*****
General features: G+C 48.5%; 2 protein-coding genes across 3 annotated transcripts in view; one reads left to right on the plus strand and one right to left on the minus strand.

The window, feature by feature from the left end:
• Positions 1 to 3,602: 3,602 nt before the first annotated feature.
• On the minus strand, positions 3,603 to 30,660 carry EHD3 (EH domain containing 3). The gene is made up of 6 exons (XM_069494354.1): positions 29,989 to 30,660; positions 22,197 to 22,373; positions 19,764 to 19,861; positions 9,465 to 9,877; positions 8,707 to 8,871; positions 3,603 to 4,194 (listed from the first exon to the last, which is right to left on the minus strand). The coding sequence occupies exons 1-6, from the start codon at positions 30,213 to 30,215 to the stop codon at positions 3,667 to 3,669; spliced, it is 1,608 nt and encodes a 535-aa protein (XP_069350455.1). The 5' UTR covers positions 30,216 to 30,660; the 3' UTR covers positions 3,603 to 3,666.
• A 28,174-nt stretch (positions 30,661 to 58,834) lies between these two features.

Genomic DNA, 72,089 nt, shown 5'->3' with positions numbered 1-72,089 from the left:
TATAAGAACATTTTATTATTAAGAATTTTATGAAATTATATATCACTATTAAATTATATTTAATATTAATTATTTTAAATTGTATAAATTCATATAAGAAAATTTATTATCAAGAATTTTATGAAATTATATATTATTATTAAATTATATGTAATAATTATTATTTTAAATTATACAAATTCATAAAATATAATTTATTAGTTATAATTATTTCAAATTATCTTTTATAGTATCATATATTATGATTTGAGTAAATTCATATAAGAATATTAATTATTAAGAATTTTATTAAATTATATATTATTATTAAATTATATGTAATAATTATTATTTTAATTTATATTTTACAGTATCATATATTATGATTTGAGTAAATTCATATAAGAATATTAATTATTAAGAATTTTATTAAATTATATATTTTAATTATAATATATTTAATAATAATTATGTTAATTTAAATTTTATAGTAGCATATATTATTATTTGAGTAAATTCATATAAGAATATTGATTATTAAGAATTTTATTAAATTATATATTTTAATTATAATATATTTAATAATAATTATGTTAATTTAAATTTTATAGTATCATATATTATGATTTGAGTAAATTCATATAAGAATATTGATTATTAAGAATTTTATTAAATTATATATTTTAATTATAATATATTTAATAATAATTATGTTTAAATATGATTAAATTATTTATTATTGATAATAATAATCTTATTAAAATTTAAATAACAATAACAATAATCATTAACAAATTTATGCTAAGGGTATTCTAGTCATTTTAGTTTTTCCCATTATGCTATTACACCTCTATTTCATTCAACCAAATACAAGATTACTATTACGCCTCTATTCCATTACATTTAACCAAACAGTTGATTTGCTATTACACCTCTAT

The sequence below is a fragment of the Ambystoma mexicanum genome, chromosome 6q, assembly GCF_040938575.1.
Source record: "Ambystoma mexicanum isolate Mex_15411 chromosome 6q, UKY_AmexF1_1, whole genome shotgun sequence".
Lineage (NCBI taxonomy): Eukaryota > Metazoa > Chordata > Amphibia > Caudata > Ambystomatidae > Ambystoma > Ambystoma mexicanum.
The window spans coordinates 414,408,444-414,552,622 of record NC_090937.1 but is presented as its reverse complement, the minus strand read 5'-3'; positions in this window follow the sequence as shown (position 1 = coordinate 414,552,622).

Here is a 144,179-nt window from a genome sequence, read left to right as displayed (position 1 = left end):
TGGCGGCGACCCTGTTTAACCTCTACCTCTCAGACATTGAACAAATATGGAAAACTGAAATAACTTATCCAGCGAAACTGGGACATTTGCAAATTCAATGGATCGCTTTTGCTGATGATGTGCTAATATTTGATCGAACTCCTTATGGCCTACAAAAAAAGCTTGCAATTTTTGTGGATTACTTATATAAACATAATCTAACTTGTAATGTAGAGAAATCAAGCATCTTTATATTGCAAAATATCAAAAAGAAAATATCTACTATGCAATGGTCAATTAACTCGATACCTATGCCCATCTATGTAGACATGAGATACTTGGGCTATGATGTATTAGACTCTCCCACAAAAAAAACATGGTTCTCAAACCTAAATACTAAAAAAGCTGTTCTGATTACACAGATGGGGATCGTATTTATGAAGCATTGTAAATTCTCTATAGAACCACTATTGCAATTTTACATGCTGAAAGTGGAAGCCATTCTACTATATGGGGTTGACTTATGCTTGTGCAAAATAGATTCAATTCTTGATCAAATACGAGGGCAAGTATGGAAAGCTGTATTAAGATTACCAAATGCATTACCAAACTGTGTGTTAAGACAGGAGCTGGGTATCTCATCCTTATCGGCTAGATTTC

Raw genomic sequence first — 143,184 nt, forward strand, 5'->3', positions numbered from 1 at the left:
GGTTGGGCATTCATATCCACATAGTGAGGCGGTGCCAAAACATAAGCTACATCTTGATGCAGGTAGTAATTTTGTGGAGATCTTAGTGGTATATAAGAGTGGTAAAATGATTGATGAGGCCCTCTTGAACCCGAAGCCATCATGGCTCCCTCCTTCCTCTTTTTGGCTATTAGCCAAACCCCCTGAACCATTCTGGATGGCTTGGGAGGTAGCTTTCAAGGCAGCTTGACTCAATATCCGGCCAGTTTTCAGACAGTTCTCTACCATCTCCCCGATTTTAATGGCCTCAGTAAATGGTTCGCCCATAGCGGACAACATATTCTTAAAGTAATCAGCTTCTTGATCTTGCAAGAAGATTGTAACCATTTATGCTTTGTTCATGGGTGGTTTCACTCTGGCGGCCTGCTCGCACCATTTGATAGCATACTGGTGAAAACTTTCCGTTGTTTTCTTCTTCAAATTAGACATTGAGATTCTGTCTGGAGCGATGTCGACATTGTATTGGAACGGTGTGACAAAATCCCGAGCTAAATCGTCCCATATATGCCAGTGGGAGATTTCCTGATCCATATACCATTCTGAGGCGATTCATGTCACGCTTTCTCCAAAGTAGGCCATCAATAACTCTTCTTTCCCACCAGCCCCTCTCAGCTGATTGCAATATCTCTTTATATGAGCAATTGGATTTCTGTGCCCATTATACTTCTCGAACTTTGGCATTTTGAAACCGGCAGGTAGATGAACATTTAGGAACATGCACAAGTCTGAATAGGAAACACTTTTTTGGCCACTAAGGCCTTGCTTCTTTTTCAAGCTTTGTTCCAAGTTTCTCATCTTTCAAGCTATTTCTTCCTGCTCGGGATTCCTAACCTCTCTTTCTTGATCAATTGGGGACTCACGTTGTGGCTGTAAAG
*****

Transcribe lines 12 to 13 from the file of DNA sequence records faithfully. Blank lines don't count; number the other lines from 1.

Here is a 144,179-nt window from a genome sequence, read left to right as displayed (position 1 = left end):
TGGCGGCGACCCTGTTTAACCTCTACCTCTCAGACATTGAACAAATATGGAAAACTGAAATAACTTATCCAGCGAAACTGGGACATTTGCAAATTCAATGGATCGCTTTTGCTGATGATGTGCTAATATTTGATCGAACTCCTTATGGCCTACAAAAAAAGCTTGCAATTTTTGTGGATTACTTATATAAACATAATCTAACTTGTAATGTAGAGAAATCAAGCATCTTTATATTGCAAAATATCAAAAAGAAAATATCTACTATGCAATGGTCAATTAACTCGATACCTATGCCCATCTATGTAGACATGAGATACTTGGGCTATGATGTATTAGACTCTCCCACAAAAAAAACATGGTTCTCAAACCTAAATACTAAAAAAGCTGTTCTGATTACACAGATGGGGATCGTATTTATGAAGCATTGTAAATTCTCTATAGAACCACTATTGCAATTTTACATGCTGAAAGTGGAAGCCATTCTACTATATGGGGTTGACTTATGCTTGTGCAAAATAGATTCAATTCTTGATCAAATACGAGGGCAAGTATGGAAAGCTGTATTAAGATTACCAAATGCATTACCAAACTGTGTGTTAAGACAGGAGCTGGGTATCTCATCCTTATCGGCTAGATTTC